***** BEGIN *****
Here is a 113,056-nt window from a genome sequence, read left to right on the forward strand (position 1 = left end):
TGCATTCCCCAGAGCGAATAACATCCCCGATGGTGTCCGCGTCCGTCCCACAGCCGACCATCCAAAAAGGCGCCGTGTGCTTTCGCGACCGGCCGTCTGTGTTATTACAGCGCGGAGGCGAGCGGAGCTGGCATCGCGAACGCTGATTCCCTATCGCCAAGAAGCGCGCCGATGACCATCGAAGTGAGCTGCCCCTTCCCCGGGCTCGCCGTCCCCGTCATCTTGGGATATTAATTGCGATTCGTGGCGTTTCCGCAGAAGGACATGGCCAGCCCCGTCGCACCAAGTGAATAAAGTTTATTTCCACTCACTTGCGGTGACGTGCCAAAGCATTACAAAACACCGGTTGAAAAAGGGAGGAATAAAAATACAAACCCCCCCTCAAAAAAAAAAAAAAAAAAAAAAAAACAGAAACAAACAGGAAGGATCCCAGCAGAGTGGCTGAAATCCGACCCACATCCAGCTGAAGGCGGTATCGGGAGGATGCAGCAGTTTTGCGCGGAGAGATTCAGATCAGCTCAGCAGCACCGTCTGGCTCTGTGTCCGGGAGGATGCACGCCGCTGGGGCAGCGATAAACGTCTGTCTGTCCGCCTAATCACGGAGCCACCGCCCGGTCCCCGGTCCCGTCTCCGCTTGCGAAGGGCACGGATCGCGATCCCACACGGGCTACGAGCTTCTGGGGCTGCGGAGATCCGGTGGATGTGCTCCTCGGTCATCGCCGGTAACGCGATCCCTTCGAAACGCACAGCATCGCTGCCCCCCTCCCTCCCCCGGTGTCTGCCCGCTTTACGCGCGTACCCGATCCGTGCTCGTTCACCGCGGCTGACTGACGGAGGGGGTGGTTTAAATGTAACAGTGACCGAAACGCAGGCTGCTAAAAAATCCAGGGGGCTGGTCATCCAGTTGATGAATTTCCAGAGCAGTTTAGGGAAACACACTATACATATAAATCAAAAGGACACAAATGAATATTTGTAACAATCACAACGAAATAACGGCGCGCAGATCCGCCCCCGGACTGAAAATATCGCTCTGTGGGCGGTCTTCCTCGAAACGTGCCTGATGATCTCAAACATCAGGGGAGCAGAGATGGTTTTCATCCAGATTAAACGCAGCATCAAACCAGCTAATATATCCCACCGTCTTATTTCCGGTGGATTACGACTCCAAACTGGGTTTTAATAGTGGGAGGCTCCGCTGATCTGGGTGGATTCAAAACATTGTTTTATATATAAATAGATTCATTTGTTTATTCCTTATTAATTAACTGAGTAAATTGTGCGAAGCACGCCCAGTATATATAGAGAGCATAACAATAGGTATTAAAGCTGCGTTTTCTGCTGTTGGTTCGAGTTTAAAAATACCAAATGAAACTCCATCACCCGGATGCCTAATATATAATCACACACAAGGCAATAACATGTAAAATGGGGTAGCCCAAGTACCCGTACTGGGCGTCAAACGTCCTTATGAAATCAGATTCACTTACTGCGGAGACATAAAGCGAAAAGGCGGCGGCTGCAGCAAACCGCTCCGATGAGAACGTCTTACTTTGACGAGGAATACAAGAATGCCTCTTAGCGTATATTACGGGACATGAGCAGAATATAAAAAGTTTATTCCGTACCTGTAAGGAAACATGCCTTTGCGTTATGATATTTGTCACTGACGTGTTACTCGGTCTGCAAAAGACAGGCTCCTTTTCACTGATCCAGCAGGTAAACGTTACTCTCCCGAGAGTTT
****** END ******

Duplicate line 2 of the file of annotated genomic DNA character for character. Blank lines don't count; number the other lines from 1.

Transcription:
TGCATTCCCCAGAGCGAATAACATCCCCGATGGTGTCCGCGTCCGTCCCACAGCCGACCATCCAAAAAGGCGCCGTGTGCTTTCGCGACCGGCCGTCTGTGTTATTACAGCGCGGAGGCGAGCGGAGCTGGCATCGCGAACGCTGATTCCCTATCGCCAAGAAGCGCGCCGATGACCATCGAAGTGAGCTGCCCCTTCCCCGGGCTCGCCGTCCCCGTCATCTTGGGATATTAATTGCGATTCGTGGCGTTTCCGCAGAAGGACATGGCCAGCCCCGTCGCACCAAGTGAATAAAGTTTATTTCCACTCACTTGCGGTGACGTGCCAAAGCATTACAAAACACCGGTTGAAAAAGGGAGGAATAAAAATACAAACCCCCCCTCAAAAAAAAAAAAAAAAAAAAAAAAACAGAAACAAACAGGAAGGATCCCAGCAGAGTGGCTGAAATCCGACCCACATCCAGCTGAAGGCGGTATCGGGAGGATGCAGCAGTTTTGCGCGGAGAGATTCAGATCAGCTCAGCAGCACCGTCTGGCTCTGTGTCCGGGAGGATGCACGCCGCTGGGGCAGCGATAAACGTCTGTCTGTCCGCCTAATCACGGAGCCACCGCCCGGTCCCCGGTCCCGTCTCCGCTTGCGAAGGGCACGGATCGCGATCCCACACGGGCTACGAGCTTCTGGGGCTGCGGAGATCCGGTGGATGTGCTCCTCGGTCATCGCCGGTAACGCGATCCCTTCGAAACGCACAGCATCGCTGCCCCCCTCCCTCCCCCGGTGTCTGCCCGCTTTACGCGCGTACCCGATCCGTGCTCGTTCACCGCGGCTGACTGACGGAGGGGGTGGTTTAAATGTAACAGTGACCGAAACGCAGGCTGCTAAAAAATCCAGGGGGCTGGTCATCCAGTTGATGAATTTCCAGAGCAGTTTAGGGAAACACACTATACATATAAATCAAAAGGACACAAATGAATATTTGTAACAATCACAACGAAATAACGGCGCGCAGATCCGCCCCCGGACTGAAAATATCGCTCTGTGGGCGGTCTTCCTCGAAACGTGCCTGATGATCTCAAACATCAGGGGAGCAGAGATGGTTTTCATCCAGATTAAACGCAGCATCAAACCAGCTAATATATCCCACCGTCTTATTTCCGGTGGATTACGACTCCAAACTGGGTTTTAATAGTGGGAGGCTCCGCTGATCTGGGTGGATTCAAAACATTGTTTTATATATAAATAGATTCATTTGTTTATTCCTTATTAATTAACTGAGTAAATTGTGCGAAGCACGCCCAGTATATATAGAGAGCATAACAATAGGTATTAAAGCTGCGTTTTCTGCTGTTGGTTCGAGTTTAAAAATACCAAATGAAACTCCATCACCCGGATGCCTAATATATAATCACACACAAGGCAATAACATGTAAAATGGGGTAGCCCAAGTACCCGTACTGGGCGTCAAACGTCCTTATGAAATCAGATTCACTTACTGCGGAGACATAAAGCGAAAAGGCGGCGGCTGCAGCAAACCGCTCCGATGAGAACGTCTTACTTTGACGAGGAATACAAGAATGCCTCTTAGCGTATATTACGGGACATGAGCAGAATATAAAAAGTTTATTCCGTACCTGTAAGGAAACATGCCTTTGCGTTATGATATTTGTCACTGACGTGTTACTCGGTCTGCAAAAGACAGGCTCCTTTTCACTGATCCAGCAGGTAAACGTTACTCTCCCGAGAGTTT